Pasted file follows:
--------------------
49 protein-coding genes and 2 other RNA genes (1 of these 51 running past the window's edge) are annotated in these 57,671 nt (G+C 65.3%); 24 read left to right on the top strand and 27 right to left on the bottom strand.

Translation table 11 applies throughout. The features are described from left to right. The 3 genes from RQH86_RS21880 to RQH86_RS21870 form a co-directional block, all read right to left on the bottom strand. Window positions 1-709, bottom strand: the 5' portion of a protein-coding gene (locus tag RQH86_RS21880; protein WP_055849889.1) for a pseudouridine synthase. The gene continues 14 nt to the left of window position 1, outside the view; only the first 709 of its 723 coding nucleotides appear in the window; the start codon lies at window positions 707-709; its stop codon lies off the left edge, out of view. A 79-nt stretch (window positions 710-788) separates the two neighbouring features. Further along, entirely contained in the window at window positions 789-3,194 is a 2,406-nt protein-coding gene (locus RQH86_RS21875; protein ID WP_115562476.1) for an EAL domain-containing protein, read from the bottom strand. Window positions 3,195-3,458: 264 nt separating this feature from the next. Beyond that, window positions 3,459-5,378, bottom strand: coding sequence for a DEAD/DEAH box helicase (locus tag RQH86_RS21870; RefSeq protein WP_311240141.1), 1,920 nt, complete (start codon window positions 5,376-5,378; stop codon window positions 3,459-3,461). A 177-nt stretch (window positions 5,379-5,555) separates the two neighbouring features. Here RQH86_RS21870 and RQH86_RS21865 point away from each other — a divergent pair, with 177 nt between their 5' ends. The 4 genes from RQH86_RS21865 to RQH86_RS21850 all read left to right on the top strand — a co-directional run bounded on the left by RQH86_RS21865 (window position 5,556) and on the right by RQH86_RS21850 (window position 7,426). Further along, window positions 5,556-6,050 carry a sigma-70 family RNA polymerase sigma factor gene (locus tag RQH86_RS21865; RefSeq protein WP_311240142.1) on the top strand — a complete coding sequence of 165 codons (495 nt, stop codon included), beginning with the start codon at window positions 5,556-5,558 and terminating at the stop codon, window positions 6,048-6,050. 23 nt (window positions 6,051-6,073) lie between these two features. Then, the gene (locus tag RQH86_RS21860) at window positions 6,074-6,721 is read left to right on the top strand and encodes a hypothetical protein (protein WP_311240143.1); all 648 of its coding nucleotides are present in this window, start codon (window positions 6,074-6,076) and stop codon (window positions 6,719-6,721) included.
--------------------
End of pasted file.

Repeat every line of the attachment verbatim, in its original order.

49 protein-coding genes and 2 other RNA genes (1 of these 51 running past the window's edge) are annotated in these 57,671 nt (G+C 65.3%); 24 read left to right on the top strand and 27 right to left on the bottom strand.

Translation table 11 applies throughout. The features are described from left to right. The 3 genes from RQH86_RS21880 to RQH86_RS21870 form a co-directional block, all read right to left on the bottom strand. Window positions 1-709, bottom strand: the 5' portion of a protein-coding gene (locus tag RQH86_RS21880; protein WP_055849889.1) for a pseudouridine synthase. The gene continues 14 nt to the left of window position 1, outside the view; only the first 709 of its 723 coding nucleotides appear in the window; the start codon lies at window positions 707-709; its stop codon lies off the left edge, out of view. A 79-nt stretch (window positions 710-788) separates the two neighbouring features. Further along, entirely contained in the window at window positions 789-3,194 is a 2,406-nt protein-coding gene (locus RQH86_RS21875; protein ID WP_115562476.1) for an EAL domain-containing protein, read from the bottom strand. Window positions 3,195-3,458: 264 nt separating this feature from the next. Beyond that, window positions 3,459-5,378, bottom strand: coding sequence for a DEAD/DEAH box helicase (locus tag RQH86_RS21870; RefSeq protein WP_311240141.1), 1,920 nt, complete (start codon window positions 5,376-5,378; stop codon window positions 3,459-3,461). A 177-nt stretch (window positions 5,379-5,555) separates the two neighbouring features. Here RQH86_RS21870 and RQH86_RS21865 point away from each other — a divergent pair, with 177 nt between their 5' ends. The 4 genes from RQH86_RS21865 to RQH86_RS21850 all read left to right on the top strand — a co-directional run bounded on the left by RQH86_RS21865 (window position 5,556) and on the right by RQH86_RS21850 (window position 7,426). Further along, window positions 5,556-6,050 carry a sigma-70 family RNA polymerase sigma factor gene (locus tag RQH86_RS21865; RefSeq protein WP_311240142.1) on the top strand — a complete coding sequence of 165 codons (495 nt, stop codon included), beginning with the start codon at window positions 5,556-5,558 and terminating at the stop codon, window positions 6,048-6,050. 23 nt (window positions 6,051-6,073) lie between these two features. Then, the gene (locus tag RQH86_RS21860) at window positions 6,074-6,721 is read left to right on the top strand and encodes a hypothetical protein (protein WP_311240143.1); all 648 of its coding nucleotides are present in this window, start codon (window positions 6,074-6,076) and stop codon (window positions 6,719-6,721) included.